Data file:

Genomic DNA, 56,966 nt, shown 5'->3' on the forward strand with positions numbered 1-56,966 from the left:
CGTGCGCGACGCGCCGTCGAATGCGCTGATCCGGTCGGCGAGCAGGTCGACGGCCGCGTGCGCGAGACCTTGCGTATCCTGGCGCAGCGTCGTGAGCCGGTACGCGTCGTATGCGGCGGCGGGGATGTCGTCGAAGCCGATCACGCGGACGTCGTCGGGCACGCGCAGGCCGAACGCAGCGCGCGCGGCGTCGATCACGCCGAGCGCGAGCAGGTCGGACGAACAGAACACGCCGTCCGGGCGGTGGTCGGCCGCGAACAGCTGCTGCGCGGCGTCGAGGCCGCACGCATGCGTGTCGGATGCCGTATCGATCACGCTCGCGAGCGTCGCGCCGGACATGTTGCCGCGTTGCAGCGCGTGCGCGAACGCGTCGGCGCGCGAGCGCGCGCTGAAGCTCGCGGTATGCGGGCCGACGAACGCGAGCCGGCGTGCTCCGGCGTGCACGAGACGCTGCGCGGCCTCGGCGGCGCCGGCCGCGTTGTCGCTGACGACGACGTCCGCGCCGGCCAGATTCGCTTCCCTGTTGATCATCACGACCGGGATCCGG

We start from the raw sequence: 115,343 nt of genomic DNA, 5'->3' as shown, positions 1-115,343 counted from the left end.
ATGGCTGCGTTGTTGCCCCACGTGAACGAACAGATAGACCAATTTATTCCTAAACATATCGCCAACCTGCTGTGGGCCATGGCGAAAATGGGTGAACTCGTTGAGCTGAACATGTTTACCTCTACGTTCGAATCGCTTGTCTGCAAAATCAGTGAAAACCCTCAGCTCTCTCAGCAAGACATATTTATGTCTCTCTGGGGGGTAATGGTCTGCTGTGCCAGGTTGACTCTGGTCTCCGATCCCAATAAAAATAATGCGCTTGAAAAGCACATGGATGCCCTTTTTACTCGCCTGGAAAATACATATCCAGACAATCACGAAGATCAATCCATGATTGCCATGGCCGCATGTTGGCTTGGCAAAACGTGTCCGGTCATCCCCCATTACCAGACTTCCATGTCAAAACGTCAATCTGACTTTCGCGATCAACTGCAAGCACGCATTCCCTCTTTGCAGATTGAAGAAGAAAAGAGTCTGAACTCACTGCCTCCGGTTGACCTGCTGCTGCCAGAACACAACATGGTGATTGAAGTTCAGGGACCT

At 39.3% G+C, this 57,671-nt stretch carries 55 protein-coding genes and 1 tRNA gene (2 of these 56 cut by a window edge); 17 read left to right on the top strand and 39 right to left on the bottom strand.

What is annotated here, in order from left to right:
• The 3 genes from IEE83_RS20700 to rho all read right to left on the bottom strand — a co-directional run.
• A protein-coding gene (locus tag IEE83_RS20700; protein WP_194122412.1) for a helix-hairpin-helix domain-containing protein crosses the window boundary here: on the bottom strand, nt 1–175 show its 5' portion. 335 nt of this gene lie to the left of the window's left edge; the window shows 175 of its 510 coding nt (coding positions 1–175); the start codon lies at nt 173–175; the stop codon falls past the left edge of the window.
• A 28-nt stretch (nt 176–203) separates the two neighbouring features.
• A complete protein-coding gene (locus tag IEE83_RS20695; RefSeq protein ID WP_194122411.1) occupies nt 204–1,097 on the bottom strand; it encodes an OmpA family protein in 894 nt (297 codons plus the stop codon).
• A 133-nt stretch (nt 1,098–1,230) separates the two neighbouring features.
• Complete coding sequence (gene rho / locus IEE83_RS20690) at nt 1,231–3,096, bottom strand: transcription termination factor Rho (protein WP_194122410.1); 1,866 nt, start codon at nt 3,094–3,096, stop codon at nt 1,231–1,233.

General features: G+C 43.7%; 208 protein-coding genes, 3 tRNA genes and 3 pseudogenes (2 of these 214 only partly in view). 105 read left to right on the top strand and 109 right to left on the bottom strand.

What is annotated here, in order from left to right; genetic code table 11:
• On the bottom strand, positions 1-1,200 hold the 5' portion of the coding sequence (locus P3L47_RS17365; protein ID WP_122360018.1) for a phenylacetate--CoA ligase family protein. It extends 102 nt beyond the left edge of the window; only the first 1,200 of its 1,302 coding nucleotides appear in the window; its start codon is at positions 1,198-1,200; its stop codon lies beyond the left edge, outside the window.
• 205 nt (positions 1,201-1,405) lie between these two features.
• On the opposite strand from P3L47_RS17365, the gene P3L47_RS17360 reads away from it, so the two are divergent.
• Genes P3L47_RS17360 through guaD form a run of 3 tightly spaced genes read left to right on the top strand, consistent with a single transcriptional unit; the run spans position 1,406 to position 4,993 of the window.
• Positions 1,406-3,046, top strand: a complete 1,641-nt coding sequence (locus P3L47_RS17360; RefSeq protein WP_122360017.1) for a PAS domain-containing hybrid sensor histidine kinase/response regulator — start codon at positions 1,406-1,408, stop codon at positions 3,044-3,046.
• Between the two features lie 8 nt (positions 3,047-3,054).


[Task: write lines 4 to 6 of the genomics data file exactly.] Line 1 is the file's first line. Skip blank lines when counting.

ATGGCTGCGTTGTTGCCCCACGTGAACGAACAGATAGACCAATTTATTCCTAAACATATCGCCAACCTGCTGTGGGCCATGGCGAAAATGGGTGAACTCGTTGAGCTGAACATGTTTACCTCTACGTTCGAATCGCTTGTCTGCAAAATCAGTGAAAACCCTCAGCTCTCTCAGCAAGACATATTTATGTCTCTCTGGGGGGTAATGGTCTGCTGTGCCAGGTTGACTCTGGTCTCCGATCCCAATAAAAATAATGCGCTTGAAAAGCACATGGATGCCCTTTTTACTCGCCTGGAAAATACATATCCAGACAATCACGAAGATCAATCCATGATTGCCATGGCCGCATGTTGGCTTGGCAAAACGTGTCCGGTCATCCCCCATTACCAGACTTCCATGTCAAAACGTCAATCTGACTTTCGCGATCAACTGCAAGCACGCATTCCCTCTTTGCAGATTGAAGAAGAAAAGAGTCTGAACTCACTGCCTCCGGTTGACCTGCTGCTGCCAGAACACAACATGGTGATTGAAGTTCAGGGACCT

At 39.3% G+C, this 57,671-nt stretch carries 55 protein-coding genes and 1 tRNA gene (2 of these 56 cut by a window edge); 17 read left to right on the top strand and 39 right to left on the bottom strand.

What is annotated here, in order from left to right: